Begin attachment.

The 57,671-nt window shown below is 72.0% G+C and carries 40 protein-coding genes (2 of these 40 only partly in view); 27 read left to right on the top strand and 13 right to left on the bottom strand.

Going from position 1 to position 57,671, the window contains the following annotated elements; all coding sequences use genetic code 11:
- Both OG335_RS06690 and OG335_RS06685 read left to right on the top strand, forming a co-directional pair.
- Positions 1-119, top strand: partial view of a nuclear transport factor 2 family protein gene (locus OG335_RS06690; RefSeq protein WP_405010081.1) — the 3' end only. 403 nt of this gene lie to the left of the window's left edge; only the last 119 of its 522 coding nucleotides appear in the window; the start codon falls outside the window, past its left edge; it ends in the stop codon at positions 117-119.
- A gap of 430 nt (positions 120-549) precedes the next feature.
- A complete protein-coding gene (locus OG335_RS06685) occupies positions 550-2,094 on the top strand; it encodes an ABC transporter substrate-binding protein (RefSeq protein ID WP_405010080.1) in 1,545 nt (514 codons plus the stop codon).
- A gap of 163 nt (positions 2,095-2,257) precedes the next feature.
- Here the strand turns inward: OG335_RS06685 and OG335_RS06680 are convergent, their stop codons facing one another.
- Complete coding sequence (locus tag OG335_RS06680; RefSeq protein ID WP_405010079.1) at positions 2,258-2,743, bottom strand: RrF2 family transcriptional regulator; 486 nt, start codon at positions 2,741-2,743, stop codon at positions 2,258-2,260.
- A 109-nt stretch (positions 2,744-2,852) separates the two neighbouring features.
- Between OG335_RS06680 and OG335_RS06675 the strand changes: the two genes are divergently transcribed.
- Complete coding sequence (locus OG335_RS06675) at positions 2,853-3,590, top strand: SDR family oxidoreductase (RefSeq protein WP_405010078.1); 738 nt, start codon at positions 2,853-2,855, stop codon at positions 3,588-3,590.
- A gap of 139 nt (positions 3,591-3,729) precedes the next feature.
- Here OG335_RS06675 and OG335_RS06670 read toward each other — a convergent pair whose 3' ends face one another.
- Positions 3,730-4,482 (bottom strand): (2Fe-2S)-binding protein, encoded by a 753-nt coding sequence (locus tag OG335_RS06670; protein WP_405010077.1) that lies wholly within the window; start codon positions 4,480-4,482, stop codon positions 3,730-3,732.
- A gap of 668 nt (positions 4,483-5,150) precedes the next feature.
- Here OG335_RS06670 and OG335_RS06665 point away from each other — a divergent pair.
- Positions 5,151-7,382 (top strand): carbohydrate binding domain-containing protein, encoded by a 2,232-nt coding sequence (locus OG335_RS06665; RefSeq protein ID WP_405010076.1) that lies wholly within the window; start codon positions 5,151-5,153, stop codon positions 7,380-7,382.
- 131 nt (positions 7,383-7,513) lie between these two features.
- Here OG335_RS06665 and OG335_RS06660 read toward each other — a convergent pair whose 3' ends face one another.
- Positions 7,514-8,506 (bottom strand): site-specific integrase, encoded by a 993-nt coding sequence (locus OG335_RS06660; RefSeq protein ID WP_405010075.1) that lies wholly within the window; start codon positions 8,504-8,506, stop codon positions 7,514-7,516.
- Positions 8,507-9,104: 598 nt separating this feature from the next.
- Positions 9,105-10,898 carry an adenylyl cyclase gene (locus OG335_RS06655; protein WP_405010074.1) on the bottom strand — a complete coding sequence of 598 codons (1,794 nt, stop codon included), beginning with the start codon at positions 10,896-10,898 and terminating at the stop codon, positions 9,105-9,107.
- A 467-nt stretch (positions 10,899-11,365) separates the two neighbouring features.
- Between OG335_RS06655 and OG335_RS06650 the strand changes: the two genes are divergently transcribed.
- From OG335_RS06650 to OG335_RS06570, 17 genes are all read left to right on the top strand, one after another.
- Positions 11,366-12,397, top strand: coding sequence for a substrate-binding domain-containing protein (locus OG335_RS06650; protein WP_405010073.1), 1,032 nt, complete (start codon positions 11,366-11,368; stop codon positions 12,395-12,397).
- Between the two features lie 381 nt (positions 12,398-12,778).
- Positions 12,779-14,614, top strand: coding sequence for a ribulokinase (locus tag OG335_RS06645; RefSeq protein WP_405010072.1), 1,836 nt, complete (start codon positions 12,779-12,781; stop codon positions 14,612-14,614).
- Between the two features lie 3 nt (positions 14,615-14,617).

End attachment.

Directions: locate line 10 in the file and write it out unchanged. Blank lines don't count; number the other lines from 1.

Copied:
- A 109-nt stretch (positions 2,744-2,852) separates the two neighbouring features.